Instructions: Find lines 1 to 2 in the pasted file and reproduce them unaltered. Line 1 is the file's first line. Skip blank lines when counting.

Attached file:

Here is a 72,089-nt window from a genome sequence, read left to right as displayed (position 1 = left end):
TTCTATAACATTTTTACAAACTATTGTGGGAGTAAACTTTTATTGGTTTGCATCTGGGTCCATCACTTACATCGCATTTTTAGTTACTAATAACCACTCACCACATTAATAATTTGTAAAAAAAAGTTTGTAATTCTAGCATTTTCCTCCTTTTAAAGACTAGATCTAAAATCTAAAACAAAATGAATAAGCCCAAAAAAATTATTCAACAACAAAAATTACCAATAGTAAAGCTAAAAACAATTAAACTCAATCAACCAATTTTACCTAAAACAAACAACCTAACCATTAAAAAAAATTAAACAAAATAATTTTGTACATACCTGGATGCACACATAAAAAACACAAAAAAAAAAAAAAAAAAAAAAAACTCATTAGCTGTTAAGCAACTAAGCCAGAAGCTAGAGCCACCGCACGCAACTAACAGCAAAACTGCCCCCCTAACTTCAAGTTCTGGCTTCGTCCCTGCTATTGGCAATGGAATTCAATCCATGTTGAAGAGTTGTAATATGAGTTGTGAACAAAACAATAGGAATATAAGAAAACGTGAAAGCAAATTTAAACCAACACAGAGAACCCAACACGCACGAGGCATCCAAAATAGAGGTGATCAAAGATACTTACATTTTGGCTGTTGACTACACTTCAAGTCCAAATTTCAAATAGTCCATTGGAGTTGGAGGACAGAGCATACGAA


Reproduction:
Here is a 72,089-nt window from a genome sequence, read left to right as displayed (position 1 = left end):
TTCTATAACATTTTTACAAACTATTGTGGGAGTAAACTTTTATTGGTTTGCATCTGGGTCCATCACTTACATCGCATTTTTAGTTACTAATAACCACTCACCACATTAATAATTTGTAAAAAAAAGTTTGTAATTCTAGCATTTTCCTCCTTTTAAAGACTAGATCTAAAATCTAAAACAAAATGAATAAGCCCAAAAAAATTATTCAACAACAAAAATTACCAATAGTAAAGCTAAAAACAATTAAACTCAATCAACCAATTTTACCTAAAACAAACAACCTAACCATTAAAAAAAATTAAACAAAATAATTTTGTACATACCTGGATGCACACATAAAAAACACAAAAAAAAAAAAAAAAAAAAAAAACTCATTAGCTGTTAAGCAACTAAGCCAGAAGCTAGAGCCACCGCACGCAACTAACAGCAAAACTGCCCCCCTAACTTCAAGTTCTGGCTTCGTCCCTGCTATTGGCAATGGAATTCAATCCATGTTGAAGAGTTGTAATATGAGTTGTGAACAAAACAATAGGAATATAAGAAAACGTGAAAGCAAATTTAAACCAACACAGAGAACCCAACACGCACGAGGCATCCAAAATAGAGGTGATCAAAGATACTTACATTTTGGCTGTTGACTACACTTCAAGTCCAAATTTCAAATAGTCCATTGGAGTTGGAGGACAGAGCATACGAA